Names: ladies fingers · bhindi · ochre · gumbo
Plant: Abelmoschus esculentus
About: Okra is a signature ingredient in African as well as American Southern cooking. It’s most commonly used in stews but can be enjoy like any other vegetable. While the slimy texture tends to shy consumers away, okra can crisp up when deep frying, roasted, or pickled! And with its slew of health benefits, okra will intrigue any wellness junky.
Varieties: green · red
In Season: July – September
Benefits: improves vision and skin · eases digestion and constipation
Nutrients: dietary fiber · vitamin A · calcium · iron · magnesium
Calories: 1 cup = 30
Replaces: jalapeños · asparagus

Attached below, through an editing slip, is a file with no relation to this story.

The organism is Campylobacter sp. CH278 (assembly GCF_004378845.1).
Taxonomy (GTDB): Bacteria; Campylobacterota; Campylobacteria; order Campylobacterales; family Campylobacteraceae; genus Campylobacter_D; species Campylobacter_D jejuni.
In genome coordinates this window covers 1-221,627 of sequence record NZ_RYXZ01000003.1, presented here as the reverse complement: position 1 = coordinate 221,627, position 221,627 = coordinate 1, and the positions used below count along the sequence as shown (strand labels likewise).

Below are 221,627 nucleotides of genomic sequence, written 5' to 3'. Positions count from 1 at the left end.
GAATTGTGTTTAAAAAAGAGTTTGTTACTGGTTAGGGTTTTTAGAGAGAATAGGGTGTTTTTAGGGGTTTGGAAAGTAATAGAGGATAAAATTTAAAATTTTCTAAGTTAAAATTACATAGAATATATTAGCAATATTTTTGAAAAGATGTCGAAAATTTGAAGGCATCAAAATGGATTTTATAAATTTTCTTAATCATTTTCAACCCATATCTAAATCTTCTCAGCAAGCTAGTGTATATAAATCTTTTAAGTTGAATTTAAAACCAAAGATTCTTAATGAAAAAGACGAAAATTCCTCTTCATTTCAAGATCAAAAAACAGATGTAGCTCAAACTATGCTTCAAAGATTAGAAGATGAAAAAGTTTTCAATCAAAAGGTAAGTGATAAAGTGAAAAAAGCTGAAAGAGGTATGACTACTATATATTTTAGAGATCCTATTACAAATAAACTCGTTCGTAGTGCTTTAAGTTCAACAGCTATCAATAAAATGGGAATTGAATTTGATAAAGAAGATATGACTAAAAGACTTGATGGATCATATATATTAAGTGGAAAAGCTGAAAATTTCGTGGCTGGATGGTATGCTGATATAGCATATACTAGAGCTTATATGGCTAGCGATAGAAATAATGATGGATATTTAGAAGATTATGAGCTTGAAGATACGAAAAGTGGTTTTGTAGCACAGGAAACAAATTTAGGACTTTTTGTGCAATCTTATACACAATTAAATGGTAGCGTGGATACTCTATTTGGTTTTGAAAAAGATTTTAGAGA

WHERE TO BUY
Store: your grocery store’s produce section · local farmer’s market
BUY this: pods that are firm and 4-inches small
AVOID this: pods that are discolored, mushy, or cracked
HOW TO STORE
In the fridge for up to 2-3 days, or in the freezer for 1 year. Before freezing, blanch the okra by placing the pods into boiling water for 3 minutes. Remove, then cool them in ice water. Pat dry before placing in plastic bags and into the freezer.
NOTE: for best cooking results okra should be fresh, so use the pods ideally as soon as you buy them. When the tips and ridges start to turn black, use immediately or discard.
- Okra is one of the most heat and drought-tolerant vegetable species in the world.
- When okra came to Virginia in 1781, Thomas Jefferson wrote about it in his diary.
- Okra seeds can be roasted and ground to form a caffeine-free tea.